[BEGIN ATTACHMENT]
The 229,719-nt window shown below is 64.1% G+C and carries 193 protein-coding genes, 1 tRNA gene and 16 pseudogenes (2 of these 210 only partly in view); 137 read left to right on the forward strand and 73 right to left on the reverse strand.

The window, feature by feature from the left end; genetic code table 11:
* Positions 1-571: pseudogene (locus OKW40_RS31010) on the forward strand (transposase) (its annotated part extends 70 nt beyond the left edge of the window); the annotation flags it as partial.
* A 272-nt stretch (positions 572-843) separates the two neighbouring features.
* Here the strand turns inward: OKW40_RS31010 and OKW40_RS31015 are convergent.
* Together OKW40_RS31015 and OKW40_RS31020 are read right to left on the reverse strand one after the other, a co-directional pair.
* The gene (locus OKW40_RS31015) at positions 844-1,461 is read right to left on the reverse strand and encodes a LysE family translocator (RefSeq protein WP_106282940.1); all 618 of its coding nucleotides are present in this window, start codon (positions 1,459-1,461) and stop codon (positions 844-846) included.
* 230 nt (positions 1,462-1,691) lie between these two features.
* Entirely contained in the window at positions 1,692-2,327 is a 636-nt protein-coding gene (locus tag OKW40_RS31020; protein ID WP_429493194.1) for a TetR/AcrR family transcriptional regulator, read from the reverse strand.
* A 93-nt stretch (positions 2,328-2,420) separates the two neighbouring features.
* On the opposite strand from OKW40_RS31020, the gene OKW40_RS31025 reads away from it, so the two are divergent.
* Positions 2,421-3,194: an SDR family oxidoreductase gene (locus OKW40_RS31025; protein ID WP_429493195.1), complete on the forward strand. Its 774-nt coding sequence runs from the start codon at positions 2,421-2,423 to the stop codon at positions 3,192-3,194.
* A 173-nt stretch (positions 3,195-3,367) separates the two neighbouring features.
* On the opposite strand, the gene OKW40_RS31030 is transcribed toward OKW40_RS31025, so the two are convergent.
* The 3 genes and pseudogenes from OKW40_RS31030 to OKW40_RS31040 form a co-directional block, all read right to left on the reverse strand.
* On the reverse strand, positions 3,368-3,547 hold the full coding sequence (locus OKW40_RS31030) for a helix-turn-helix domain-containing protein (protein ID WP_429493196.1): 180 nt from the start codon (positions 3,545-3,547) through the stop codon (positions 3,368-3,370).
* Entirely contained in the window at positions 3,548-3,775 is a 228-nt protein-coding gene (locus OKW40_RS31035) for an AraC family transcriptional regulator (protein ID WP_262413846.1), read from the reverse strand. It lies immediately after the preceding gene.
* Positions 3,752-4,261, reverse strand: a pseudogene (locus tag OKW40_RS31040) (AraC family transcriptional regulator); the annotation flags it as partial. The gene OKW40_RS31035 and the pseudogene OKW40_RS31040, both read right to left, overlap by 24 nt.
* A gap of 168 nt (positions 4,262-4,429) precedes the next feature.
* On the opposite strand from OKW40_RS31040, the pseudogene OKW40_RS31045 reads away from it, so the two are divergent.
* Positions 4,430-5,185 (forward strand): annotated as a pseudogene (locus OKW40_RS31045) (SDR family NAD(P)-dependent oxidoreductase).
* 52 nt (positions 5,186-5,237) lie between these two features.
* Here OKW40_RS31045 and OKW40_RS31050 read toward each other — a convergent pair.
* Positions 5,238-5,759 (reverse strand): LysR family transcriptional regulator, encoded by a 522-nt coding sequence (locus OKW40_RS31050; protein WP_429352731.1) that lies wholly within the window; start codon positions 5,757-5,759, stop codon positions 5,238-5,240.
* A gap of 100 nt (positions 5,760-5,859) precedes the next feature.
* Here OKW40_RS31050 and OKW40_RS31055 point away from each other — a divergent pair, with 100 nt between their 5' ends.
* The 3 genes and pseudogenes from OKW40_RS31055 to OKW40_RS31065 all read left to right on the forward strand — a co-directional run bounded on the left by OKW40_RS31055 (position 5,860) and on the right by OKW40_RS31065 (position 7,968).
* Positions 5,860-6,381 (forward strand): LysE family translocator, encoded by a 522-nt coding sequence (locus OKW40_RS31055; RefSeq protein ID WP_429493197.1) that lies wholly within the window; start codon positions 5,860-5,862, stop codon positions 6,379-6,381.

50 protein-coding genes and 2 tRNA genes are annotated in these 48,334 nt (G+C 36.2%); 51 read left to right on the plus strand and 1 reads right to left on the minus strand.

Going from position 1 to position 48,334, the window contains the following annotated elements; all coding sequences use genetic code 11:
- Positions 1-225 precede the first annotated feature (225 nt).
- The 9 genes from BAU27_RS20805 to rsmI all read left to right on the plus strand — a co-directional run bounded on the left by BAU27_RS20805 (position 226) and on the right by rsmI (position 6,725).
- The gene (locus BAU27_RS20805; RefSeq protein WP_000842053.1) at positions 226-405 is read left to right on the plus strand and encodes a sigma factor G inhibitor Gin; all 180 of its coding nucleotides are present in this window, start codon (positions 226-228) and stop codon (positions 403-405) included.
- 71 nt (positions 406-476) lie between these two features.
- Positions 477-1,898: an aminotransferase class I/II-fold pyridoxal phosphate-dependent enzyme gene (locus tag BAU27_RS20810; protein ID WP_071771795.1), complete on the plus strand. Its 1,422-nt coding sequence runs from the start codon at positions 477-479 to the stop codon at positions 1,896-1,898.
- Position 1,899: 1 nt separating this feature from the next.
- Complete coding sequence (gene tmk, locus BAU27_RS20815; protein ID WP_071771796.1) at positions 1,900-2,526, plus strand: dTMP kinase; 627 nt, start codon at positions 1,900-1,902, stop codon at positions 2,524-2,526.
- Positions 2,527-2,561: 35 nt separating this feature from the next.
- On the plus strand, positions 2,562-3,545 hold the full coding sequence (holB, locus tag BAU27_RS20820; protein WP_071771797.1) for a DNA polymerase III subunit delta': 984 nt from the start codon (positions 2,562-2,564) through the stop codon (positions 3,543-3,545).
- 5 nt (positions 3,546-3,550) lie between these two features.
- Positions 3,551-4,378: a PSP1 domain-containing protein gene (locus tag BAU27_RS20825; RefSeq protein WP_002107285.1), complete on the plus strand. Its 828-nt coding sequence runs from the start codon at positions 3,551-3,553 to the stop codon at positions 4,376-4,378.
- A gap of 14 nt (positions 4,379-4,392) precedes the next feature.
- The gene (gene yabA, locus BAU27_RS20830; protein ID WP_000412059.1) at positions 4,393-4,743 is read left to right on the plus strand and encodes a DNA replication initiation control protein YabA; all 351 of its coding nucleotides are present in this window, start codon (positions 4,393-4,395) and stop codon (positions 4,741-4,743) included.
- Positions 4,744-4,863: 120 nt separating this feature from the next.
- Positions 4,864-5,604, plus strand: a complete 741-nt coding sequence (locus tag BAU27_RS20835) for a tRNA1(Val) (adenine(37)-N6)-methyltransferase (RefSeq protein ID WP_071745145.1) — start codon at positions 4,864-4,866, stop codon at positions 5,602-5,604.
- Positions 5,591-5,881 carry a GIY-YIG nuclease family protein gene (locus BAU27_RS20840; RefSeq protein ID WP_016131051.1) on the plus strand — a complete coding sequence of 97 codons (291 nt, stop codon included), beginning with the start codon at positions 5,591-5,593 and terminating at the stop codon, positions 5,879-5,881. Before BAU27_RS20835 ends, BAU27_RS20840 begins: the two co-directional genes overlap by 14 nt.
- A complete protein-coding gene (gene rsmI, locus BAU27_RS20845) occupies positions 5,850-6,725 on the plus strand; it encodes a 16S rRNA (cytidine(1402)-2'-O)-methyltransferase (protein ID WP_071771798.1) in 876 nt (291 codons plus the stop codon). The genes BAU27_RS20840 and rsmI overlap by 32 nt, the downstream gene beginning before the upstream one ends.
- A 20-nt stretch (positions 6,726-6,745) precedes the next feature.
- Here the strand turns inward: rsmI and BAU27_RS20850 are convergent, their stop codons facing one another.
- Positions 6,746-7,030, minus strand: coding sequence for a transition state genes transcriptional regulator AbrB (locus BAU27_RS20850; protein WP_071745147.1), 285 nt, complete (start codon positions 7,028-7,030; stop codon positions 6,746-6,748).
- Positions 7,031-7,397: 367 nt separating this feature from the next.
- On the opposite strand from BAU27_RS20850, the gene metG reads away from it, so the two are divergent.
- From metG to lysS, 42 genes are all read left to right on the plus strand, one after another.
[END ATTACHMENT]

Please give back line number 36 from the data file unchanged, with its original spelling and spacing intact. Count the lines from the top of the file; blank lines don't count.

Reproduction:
- Position 1,899: 1 nt separating this feature from the next.